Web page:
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    Shifting timelines to secure IMF deal is terrible – Prof Lord Mensah

    Economist Prof Lord Mensah has described as terrible the change of timelines for Ghana to secure an International Monetary Fund (IMF) programme.

    This, he explained, is that the market relies on management information, so when management information turns out to be uncertain, it does not help.

    “It’s a terrible one,” he said in an interview on Joy FM’S Top Story on Friday.

    JoyNews/AdomNews · Shifting timelines to secure IMF deal is terrible – Lord Mensah
    He said that the Finance Minister and team do not appreciate the complexity of the situation [economic downturn or debt situation].

    According to him, the analysis of the situation in an article in Financial Times over the debt situation points out that Ghana won’t get a debt restructuring soon.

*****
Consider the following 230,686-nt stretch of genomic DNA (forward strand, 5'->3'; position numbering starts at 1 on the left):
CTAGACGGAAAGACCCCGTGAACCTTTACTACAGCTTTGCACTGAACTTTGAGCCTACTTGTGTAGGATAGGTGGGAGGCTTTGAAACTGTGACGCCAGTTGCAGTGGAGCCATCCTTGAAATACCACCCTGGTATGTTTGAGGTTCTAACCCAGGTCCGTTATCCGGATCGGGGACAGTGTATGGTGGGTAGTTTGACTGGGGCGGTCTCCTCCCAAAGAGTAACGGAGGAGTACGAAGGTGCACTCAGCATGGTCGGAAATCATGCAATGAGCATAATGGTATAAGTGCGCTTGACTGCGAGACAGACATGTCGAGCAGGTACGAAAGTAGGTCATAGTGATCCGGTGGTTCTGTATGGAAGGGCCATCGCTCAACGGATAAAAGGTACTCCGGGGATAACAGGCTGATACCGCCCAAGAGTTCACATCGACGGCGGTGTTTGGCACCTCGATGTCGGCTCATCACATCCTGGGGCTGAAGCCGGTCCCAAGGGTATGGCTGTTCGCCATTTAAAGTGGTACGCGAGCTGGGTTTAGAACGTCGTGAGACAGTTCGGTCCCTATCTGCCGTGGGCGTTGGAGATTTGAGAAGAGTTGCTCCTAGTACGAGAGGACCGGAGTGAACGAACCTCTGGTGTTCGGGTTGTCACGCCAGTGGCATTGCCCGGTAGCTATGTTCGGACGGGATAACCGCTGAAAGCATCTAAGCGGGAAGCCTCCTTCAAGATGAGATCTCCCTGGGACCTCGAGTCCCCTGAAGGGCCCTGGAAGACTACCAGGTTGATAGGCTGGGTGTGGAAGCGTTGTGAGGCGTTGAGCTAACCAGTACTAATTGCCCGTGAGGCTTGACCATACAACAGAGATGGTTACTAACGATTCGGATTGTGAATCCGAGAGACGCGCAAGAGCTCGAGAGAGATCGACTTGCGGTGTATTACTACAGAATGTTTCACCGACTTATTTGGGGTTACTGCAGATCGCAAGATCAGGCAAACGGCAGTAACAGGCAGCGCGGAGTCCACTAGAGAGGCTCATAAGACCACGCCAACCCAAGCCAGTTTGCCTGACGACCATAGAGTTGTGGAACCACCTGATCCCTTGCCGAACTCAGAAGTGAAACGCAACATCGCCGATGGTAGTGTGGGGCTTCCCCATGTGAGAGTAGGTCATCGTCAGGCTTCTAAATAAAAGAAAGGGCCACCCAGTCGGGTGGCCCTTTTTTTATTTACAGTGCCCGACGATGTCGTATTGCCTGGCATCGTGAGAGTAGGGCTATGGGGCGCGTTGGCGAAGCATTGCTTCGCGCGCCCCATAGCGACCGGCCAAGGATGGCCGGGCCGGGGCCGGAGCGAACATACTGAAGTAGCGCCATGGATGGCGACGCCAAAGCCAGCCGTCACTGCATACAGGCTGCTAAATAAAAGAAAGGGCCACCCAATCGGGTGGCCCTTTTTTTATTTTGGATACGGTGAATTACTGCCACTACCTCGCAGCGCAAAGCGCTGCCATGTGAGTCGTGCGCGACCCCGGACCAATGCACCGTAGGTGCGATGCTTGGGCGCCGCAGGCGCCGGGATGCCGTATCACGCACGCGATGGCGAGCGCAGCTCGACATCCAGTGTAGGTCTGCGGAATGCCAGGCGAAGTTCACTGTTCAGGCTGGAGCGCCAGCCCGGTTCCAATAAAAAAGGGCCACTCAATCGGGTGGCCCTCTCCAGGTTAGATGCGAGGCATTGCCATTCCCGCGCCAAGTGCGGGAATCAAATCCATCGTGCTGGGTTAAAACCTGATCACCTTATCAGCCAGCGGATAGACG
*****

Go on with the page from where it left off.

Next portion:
He cited a case with Zambia.

    “Zambia is an African country. Zambia was in debt restructuring limbo for over two and half years before they even switched to default.”

    His comments come after President Akufo-Addo earlier disclosed that the IMF staff will present Ghana’s request for a loan programme to its executive board by the end of March.

    Also, the Finance Minister, Ken Ofori-Atta reiterated that government was hoping to secure an International Monetary Fund (IMF) Board approval by March 2023.

    “We are currently working to go to the IMF board in March 2023 and possibly secure the Board’s approval for Ghana’s Programme”, he disclosed on PM Express, Business Edition with host, George Wiafe.

    However, the March date elapsed and the country has not been able to get a deal.

    Meanwhile, addressing Eurobondholders at an Investors Presentation Forum on Thursday, Mr. Ofori-Atta said Ghana should expect an International Monetary Fund (IMF) Board approval for a programme by the close of May 2023.

    According to him, Ghana has made significant progress, hence the need for it to get approval as soon as possible.

    But reacting to this, Prof Mensah noted that although there may be verbal commitments from the creditors, it has not been documented for which it can be relied on to determine the timeline.

    He added that the country would not be able to secure an IMF bailout now until the first quarter ends.

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